Zoë Saldana’s world

on

Last year, globalgrrl called the

perfection that is casting Zoë Saldana as Uhura in the new Star Trek movie.

This year, Saldana spoke with blackfilm.com about the role, as well as her indie

film, Blackout, which is released on DVD today. I’d heard

a little bit about that project, and

the IMDb.com synopsis promises as much drama and tragedy

as the day the lights went out in Brooklyn back in 2003: “It

examines the nature of man to take advantage of his own fellow man outside

of normal conditions, in times of weakness and vulnerability.”

You can catch clips from the film here, but here’s a taste.

I’m only a casual fan of the

Star Trek beast, but I found it interesting to hear from Saldana about

stepping into a role practically trademarked by another actor, and her

career to come.

She does confess that she never

was a fan of the original series:

I was not a fan until now,

and I have so much admiration for what they did, and how much the series

continues to grow after 45 years. I had the honor of meeting Nichelle

Nichols and working with Leonard Nimoy, and it was fantastic.

But she has an appreciation

for Nichols and the ground she broke in taking the role of Uhura, who

happened to be one of the first major African-American characters on

network TV:

I was able to sit down

with her, and she told me the whole story of how Uhura came to be and

where they were going with her character. It all fell into place

the moment she walked into the door and auditioned for the part.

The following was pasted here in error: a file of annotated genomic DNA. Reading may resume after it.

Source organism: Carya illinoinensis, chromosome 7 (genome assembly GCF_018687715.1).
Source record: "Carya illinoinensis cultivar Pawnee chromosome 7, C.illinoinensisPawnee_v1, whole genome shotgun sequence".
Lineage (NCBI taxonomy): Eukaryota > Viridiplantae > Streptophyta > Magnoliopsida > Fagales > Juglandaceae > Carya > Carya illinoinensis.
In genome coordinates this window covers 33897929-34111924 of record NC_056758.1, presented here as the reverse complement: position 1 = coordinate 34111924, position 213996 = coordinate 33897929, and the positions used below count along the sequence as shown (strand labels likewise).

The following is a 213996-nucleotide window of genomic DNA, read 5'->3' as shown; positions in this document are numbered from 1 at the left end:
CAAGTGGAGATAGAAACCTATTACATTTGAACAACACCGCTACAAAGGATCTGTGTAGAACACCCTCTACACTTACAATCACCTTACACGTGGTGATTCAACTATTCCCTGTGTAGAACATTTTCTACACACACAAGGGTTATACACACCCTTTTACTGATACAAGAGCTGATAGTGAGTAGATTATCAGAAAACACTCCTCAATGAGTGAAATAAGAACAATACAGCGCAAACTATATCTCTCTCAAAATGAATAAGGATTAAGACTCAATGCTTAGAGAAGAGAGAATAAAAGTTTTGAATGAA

She named the character herself … and she felt as an artist, she

was going to make the part big.

So big, in fact, that now it’s a part

that needs more than one actress. About trying on the uniform

for the first time, she says:

It was very interesting.

The moment everything came together from the hair, the costume, being

on the set, and then you start to feel, ‘OK, this is real. This is

amazing and fun’.

About her career, Saldana says

that she looks for roles that are more than just “the chick in the

flick,” but actually look like the strong, hard-working women she

knows:

It’s almost an insult when

you read scripts and you see that the guy is the hero. Women are becoming

filmmakers, directors, and writers, and writing things how they see

themselves. Star Trek was no different and neither was Avatar. Look

at Uhura. She’s a lieutenant on the Enterprise, where she’s an equal

with everyone. She’s not just a woman. She’s in command just like everyone

else is, with power and strength. I felt a mass appeal when I read the

script and when J.J. Abrams told me he wanted me to do it.

The only note that rang a little

sour for me was when Saldana prefaced the above statement by saying

“I’m not a feminist.” I tend to subscribe to the school of

feminist thought that says “Feminism is the radical notion that women

are people,” so it’s a little hard for me to reconcile her strong-female aesthetic with that. But whatever. Labels are so

second wave. Call it what you like; what’s important is that she’s

interested in bringing strong female characters to her audiences.

That’s a world I want to see explored.

More you may like